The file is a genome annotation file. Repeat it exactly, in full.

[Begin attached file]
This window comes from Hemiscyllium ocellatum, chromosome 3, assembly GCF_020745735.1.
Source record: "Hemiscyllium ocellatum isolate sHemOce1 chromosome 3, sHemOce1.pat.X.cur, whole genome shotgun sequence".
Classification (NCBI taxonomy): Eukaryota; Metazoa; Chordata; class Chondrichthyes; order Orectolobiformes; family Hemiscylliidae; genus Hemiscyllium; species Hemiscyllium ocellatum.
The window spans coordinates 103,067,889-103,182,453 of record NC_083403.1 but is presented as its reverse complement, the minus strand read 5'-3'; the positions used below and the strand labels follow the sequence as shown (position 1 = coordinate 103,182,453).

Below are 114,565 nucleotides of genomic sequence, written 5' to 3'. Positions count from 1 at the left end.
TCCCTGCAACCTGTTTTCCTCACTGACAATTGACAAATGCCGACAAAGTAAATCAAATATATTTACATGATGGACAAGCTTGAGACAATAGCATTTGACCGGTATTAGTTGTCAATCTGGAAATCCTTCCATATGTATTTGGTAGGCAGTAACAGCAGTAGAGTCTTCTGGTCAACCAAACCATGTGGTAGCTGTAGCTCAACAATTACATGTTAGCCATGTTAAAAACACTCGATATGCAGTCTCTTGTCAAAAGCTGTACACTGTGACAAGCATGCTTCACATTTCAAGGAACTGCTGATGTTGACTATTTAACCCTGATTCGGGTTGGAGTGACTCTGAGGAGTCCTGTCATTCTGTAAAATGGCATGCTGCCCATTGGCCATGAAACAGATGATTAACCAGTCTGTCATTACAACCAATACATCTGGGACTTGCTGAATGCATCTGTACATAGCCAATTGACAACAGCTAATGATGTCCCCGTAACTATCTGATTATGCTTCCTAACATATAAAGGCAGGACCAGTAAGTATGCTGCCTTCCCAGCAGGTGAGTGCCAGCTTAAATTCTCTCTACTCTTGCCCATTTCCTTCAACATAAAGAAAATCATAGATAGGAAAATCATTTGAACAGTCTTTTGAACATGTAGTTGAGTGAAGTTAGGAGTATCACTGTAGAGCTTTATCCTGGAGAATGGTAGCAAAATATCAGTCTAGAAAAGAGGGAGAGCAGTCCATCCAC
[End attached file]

This window comes from Hemiscyllium ocellatum, chromosome 3, assembly GCF_020745735.1.
Source record: "Hemiscyllium ocellatum isolate sHemOce1 chromosome 3, sHemOce1.pat.X.cur, whole genome shotgun sequence".
Classification (NCBI taxonomy): Eukaryota; Metazoa; Chordata; class Chondrichthyes; order Orectolobiformes; family Hemiscylliidae; genus Hemiscyllium; species Hemiscyllium ocellatum.
The window spans coordinates 103,067,889-103,182,453 of record NC_083403.1 but is presented as its reverse complement, the minus strand read 5'-3'; the positions used below and the strand labels follow the sequence as shown (position 1 = coordinate 103,182,453).

Below are 114,565 nucleotides of genomic sequence, written 5' to 3'. Positions count from 1 at the left end.
TCCCTGCAACCTGTTTTCCTCACTGACAATTGACAAATGCCGACAAAGTAAATCAAATATATTTACATGATGGACAAGCTTGAGACAATAGCATTTGACCGGTATTAGTTGTCAATCTGGAAATCCTTCCATATGTATTTGGTAGGCAGTAACAGCAGTAGAGTCTTCTGGTCAACCAAACCATGTGGTAGCTGTAGCTCAACAATTACATGTTAGCCATGTTAAAAACACTCGATATGCAGTCTCTTGTCAAAAGCTGTACACTGTGACAAGCATGCTTCACATTTCAAGGAACTGCTGATGTTGACTATTTAACCCTGATTCGGGTTGGAGTGACTCTGAGGAGTCCTGTCATTCTGTAAAATGGCATGCTGCCCATTGGCCATGAAACAGATGATTAACCAGTCTGTCATTACAACCAATACATCTGGGACTTGCTGAATGCATCTGTACATAGCCAATTGACAACAGCTAATGATGTCCCCGTAACTATCTGATTATGCTTCCTAACATATAAAGGCAGGACCAGTAAGTATGCTGCCTTCCCAGCAGGTGAGTGCCAGCTTAAATTCTCTCTACTCTTGCCCATTTCCTTCAACATAAAGAAAATCATAGATAGGAAAATCATTTGAACAGTCTTTTGAACATGTAGTTGAGTGAAGTTAGGAGTATCACTGTAGAGCTTTATCCTGGAGAATGGTAGCAAAATATCAGTCTAGAAAAGAGGGAGAGCAGTCCATCCAC